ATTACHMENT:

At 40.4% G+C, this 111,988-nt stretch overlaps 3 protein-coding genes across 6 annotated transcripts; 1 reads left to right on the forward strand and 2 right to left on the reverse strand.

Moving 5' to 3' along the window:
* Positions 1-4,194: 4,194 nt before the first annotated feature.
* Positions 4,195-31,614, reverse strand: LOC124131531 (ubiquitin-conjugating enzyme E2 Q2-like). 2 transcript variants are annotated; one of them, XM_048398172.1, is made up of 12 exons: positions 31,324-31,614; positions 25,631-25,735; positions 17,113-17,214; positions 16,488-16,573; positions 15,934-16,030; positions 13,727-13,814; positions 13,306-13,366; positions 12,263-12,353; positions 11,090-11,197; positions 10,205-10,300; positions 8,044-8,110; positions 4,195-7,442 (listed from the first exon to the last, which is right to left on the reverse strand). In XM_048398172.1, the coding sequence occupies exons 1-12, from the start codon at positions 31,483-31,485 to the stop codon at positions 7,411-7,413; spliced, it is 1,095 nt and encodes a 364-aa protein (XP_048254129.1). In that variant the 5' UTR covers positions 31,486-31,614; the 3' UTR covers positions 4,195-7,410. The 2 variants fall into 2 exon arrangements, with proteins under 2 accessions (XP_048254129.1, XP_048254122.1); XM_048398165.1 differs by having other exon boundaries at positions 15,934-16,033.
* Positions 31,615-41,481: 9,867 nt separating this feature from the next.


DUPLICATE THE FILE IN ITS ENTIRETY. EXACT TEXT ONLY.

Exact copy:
At 40.4% G+C, this 111,988-nt stretch overlaps 3 protein-coding genes across 6 annotated transcripts; 1 reads left to right on the forward strand and 2 right to left on the reverse strand.

Moving 5' to 3' along the window:
* Positions 1-4,194: 4,194 nt before the first annotated feature.
* Positions 4,195-31,614, reverse strand: LOC124131531 (ubiquitin-conjugating enzyme E2 Q2-like). 2 transcript variants are annotated; one of them, XM_048398172.1, is made up of 12 exons: positions 31,324-31,614; positions 25,631-25,735; positions 17,113-17,214; positions 16,488-16,573; positions 15,934-16,030; positions 13,727-13,814; positions 13,306-13,366; positions 12,263-12,353; positions 11,090-11,197; positions 10,205-10,300; positions 8,044-8,110; positions 4,195-7,442 (listed from the first exon to the last, which is right to left on the reverse strand). In XM_048398172.1, the coding sequence occupies exons 1-12, from the start codon at positions 31,483-31,485 to the stop codon at positions 7,411-7,413; spliced, it is 1,095 nt and encodes a 364-aa protein (XP_048254129.1). In that variant the 5' UTR covers positions 31,486-31,614; the 3' UTR covers positions 4,195-7,410. The 2 variants fall into 2 exon arrangements, with proteins under 2 accessions (XP_048254129.1, XP_048254122.1); XM_048398165.1 differs by having other exon boundaries at positions 15,934-16,033.
* Positions 31,615-41,481: 9,867 nt separating this feature from the next.